As the protag of a break-up franchise, you would think Meng Yun would have plenty of experience with failed relationships by now. However, he was not around for the second installment. His buddy Yu Fei was there, but it was a very difference Yu Fei. Tian Yu-sheng goes back to the original elements for the conclusion of the [loose] trilogy, but Meng Yun is keenly aware he isn’t getting any younger—and the final break-up is sure to be the hardest in Tian’s Ex-File 3: The Return of the Exes, which opens today in New York.
Meng Yun and Lin Jia probably never should have called it quits, but they are both too stubborn to apologize or seriously examine their own faults. Their friends Yu Fei and Ding Dian never should gave broken up either, but they still spend so much time together, it is like they are still together. Frankly, they largely broke up out of solidarity with their friends and will likely patch things up sometime when they aren’t having closure sex.
Unfortunately, Meng and Lin are an entirely different case. They still conspicuously pine for each other, but they refuse to let go of their resentments and pride. As a result, both will most likely cause nothing but frustration and heartache for their subsequent romantic rebounds, but Lin’s former classmate and Wang Zi, the niece of Meng’s new client are still eager to try.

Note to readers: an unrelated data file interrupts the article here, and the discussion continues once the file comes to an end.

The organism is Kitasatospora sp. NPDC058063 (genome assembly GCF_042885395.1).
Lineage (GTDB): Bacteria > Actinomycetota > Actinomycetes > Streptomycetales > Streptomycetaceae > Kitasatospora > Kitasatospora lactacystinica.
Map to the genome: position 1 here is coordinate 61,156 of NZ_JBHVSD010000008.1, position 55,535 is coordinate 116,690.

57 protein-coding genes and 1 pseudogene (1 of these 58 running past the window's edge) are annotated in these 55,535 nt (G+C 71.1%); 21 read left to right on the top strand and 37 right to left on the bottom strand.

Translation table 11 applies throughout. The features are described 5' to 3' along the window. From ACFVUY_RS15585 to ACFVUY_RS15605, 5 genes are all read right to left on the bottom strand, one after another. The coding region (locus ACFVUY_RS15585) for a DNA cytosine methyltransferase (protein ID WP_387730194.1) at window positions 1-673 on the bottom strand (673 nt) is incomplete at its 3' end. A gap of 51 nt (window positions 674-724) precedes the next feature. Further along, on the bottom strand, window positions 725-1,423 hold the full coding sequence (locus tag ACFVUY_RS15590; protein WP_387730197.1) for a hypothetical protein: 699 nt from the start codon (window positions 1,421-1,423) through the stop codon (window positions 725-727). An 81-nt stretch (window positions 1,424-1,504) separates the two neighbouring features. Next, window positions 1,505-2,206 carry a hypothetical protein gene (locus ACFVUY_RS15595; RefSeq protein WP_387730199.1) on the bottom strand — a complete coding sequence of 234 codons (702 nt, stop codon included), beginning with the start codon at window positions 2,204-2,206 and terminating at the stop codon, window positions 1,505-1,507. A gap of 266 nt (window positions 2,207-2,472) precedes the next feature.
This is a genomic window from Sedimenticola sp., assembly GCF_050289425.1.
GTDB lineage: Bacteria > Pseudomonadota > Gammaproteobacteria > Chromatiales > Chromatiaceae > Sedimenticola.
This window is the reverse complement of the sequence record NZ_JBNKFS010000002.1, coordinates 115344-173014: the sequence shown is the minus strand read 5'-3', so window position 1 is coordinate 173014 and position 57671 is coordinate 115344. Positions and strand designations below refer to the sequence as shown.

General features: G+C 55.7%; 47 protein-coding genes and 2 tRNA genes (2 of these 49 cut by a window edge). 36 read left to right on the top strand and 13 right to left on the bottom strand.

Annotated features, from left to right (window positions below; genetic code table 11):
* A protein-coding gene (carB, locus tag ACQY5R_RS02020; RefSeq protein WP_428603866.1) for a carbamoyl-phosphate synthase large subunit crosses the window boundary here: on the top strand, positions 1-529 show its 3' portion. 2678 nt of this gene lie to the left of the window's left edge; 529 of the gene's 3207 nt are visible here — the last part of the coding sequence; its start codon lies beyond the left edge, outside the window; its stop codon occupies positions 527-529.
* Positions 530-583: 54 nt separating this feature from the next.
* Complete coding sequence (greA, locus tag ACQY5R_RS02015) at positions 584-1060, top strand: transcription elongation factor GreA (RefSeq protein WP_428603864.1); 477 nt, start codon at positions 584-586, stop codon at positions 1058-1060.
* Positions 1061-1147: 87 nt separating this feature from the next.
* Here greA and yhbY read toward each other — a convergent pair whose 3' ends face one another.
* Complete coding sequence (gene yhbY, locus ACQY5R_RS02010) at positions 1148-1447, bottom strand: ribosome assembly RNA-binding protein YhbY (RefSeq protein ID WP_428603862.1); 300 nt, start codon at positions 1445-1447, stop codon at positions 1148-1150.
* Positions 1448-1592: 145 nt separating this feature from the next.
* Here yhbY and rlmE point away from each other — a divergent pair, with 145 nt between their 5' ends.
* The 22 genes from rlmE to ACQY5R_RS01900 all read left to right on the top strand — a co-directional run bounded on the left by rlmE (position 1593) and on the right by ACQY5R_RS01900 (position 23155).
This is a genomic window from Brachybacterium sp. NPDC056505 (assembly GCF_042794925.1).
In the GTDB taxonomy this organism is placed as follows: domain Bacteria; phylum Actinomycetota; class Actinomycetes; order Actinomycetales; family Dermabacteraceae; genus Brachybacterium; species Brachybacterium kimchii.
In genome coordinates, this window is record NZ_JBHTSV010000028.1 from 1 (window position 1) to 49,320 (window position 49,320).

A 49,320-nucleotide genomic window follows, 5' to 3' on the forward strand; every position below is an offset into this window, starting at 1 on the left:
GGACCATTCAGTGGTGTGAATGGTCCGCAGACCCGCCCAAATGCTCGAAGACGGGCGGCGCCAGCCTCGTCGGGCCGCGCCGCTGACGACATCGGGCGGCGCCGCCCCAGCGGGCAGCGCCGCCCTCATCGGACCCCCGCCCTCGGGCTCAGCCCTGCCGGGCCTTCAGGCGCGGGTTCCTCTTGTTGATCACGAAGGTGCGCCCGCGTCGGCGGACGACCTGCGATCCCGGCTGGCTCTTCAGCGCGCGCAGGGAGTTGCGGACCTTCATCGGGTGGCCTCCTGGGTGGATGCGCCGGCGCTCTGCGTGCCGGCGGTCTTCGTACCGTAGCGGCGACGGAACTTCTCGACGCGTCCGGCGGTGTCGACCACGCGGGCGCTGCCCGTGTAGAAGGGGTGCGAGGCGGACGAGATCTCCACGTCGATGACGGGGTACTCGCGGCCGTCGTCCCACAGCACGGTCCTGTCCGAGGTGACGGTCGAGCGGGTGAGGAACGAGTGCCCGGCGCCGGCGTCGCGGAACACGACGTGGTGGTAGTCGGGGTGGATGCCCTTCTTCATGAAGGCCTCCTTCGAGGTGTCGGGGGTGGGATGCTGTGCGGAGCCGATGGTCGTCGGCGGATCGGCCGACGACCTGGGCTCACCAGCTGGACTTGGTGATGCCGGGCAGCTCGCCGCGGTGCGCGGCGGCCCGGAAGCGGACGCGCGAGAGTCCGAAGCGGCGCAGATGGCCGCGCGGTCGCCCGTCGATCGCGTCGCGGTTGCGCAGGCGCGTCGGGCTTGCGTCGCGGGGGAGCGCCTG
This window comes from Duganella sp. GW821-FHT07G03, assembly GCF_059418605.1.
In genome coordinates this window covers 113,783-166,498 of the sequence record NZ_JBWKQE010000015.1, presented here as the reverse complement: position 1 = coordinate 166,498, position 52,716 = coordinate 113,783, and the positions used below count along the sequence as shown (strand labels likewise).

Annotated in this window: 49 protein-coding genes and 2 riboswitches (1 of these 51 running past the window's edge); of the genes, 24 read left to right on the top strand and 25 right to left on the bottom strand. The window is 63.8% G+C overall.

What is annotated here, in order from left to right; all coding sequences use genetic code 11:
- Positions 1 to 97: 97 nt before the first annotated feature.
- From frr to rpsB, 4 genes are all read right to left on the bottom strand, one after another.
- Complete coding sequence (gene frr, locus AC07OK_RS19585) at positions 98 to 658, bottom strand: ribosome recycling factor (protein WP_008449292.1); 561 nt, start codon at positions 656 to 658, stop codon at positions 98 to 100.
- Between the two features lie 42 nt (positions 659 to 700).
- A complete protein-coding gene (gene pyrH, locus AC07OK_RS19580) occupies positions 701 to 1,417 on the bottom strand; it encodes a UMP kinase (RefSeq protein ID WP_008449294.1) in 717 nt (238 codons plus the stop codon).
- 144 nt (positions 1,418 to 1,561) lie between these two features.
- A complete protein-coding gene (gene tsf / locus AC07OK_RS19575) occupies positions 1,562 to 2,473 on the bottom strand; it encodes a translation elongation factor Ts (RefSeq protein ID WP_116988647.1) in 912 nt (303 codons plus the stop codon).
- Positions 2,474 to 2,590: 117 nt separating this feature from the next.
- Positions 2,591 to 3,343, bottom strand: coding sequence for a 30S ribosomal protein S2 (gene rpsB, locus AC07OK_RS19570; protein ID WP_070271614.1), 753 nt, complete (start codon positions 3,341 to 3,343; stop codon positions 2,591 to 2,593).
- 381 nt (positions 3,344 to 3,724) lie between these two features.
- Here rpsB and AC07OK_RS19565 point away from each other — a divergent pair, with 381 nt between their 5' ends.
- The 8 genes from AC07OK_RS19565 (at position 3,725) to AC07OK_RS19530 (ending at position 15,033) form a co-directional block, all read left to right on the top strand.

Part two was more of a traditional rom-com, but the Meng Yun installments better compare with Pang Ho-cheung’s more mature and realistic Love in a Puff/the Buff/Off the Cuff trilogy, except Ex 3 gets surprisingly fatalistic down the stretch. Basically, Tian wants us to understand you can still mess up a relationship, even if it was meant to be. On the flip side, if you have a chance to settle for someone who is attractive and compatible, don’t be an idiot about it. Just do it, even if you are not head-over-heels for them. These are points Meng and Jin will learn the hard way.
Han Geng and Kelly Yu Wenwen look like a perfect couple, but they each show substantial range, venturing into some dark and angsty places. In contrast, Ryan Zheng and Zheng Meng Xue keep things light and naughty, but they are undeniably charismatic as Meng and Lin’s shallow fuerdai-esque friends, Yu and Ding. They are certainly well matched. Luo Mi’s Wang Zi deserves better than she gets in the film, but conveys a fair degree of depth beneath her relentlessly cute and upbeat façade.